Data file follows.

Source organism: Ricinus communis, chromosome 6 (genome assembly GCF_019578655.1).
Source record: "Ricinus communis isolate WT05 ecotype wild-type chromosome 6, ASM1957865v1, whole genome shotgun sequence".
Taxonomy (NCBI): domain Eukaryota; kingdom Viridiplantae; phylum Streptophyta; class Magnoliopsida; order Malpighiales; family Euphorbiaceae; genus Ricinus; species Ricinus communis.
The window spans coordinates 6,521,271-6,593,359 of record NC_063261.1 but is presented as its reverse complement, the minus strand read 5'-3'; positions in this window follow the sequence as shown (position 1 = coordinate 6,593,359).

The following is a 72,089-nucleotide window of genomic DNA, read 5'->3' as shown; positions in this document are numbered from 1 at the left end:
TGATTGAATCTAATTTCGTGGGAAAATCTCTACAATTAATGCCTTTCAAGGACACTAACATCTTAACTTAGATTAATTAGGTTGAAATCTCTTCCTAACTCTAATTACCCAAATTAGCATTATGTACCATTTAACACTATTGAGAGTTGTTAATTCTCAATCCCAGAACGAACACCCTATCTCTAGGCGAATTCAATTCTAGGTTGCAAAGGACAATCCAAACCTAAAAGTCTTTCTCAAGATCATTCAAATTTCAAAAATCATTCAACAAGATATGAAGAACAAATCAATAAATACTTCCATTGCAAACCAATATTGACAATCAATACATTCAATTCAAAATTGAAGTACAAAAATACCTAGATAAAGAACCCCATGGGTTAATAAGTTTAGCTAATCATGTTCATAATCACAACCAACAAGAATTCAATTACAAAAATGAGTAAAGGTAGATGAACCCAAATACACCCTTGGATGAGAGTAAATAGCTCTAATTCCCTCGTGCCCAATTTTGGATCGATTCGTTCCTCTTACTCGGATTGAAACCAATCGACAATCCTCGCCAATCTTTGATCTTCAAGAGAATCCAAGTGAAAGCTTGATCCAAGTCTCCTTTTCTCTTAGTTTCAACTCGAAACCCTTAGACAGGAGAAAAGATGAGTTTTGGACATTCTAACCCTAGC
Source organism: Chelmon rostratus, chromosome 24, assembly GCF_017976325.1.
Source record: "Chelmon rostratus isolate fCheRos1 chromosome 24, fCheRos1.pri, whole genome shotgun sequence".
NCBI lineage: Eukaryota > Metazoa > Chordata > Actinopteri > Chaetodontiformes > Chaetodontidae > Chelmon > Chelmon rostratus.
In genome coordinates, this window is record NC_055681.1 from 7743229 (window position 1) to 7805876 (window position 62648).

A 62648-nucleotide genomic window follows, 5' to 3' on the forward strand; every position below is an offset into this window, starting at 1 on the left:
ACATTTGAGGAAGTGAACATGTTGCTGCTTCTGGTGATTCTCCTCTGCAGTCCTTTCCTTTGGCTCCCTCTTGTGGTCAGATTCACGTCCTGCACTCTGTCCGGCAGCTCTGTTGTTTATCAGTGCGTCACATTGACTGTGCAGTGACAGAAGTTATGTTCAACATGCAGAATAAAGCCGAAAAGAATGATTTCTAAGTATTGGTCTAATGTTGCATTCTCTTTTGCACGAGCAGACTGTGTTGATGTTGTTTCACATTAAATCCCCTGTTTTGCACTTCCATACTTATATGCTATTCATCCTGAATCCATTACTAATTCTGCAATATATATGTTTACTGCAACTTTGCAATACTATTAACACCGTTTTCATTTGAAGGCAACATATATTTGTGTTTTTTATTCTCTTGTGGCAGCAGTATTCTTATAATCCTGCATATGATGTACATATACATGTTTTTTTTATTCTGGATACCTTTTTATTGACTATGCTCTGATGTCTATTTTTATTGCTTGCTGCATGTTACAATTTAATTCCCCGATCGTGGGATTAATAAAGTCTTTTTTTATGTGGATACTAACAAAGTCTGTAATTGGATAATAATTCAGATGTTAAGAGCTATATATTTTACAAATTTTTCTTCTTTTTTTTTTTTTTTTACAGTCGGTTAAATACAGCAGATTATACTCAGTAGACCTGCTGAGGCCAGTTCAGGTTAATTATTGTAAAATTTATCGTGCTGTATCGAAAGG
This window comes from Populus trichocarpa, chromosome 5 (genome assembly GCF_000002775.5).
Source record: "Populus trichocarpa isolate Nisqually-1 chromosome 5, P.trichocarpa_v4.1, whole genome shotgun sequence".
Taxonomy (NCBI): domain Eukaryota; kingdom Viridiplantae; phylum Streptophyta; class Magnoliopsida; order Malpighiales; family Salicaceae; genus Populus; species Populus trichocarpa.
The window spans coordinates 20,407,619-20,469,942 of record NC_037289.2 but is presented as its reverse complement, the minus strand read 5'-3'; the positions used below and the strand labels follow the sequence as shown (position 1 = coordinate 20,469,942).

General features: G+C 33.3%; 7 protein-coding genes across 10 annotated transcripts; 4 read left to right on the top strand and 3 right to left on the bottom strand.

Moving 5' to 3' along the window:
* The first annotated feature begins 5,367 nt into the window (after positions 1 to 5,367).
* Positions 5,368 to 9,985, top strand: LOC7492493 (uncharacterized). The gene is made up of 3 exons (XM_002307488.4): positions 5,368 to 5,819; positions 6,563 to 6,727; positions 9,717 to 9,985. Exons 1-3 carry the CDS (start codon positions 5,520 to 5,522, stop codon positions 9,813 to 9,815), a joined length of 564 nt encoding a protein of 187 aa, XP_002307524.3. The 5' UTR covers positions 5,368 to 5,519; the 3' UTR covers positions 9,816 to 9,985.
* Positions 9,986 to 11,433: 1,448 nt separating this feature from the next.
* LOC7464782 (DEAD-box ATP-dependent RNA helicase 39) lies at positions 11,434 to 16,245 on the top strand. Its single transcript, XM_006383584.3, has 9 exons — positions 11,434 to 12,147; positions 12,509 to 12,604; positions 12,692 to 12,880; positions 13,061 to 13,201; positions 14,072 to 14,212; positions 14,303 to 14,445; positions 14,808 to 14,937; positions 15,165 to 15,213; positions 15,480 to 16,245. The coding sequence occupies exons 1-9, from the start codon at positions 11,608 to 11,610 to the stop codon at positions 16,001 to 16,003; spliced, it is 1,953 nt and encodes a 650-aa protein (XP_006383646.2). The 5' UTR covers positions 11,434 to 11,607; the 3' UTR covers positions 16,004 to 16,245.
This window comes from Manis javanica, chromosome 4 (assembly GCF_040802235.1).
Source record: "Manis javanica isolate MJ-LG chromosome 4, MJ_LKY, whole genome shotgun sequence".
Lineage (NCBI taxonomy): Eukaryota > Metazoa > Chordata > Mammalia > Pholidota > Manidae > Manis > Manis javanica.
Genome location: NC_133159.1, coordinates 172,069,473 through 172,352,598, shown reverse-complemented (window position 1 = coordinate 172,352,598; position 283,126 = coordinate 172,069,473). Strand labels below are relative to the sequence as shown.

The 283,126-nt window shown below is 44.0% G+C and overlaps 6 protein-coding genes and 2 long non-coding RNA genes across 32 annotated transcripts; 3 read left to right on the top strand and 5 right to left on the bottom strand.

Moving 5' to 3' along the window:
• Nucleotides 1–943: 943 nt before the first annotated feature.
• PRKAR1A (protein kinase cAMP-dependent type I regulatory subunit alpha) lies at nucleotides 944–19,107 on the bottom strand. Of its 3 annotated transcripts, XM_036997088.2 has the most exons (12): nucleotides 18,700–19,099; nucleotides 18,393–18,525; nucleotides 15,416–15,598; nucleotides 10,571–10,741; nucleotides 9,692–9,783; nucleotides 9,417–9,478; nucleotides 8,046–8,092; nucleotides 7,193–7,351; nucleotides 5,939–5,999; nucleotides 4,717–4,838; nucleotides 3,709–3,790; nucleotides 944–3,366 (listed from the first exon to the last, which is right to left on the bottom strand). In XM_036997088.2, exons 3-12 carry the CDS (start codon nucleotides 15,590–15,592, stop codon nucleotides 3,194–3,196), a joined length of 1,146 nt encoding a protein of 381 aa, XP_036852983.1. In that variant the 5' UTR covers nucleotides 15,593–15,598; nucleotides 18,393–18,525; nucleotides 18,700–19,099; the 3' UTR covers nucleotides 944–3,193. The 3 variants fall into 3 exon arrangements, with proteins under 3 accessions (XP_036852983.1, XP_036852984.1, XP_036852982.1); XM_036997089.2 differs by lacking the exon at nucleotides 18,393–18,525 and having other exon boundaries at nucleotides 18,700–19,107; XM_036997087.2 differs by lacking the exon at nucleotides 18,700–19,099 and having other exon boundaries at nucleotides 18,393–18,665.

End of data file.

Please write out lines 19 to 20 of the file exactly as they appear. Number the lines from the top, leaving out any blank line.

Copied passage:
* The first annotated feature begins 5,367 nt into the window (after positions 1 to 5,367).
* Positions 5,368 to 9,985, top strand: LOC7492493 (uncharacterized). The gene is made up of 3 exons (XM_002307488.4): positions 5,368 to 5,819; positions 6,563 to 6,727; positions 9,717 to 9,985. Exons 1-3 carry the CDS (start codon positions 5,520 to 5,522, stop codon positions 9,813 to 9,815), a joined length of 564 nt encoding a protein of 187 aa, XP_002307524.3. The 5' UTR covers positions 5,368 to 5,519; the 3' UTR covers positions 9,816 to 9,985.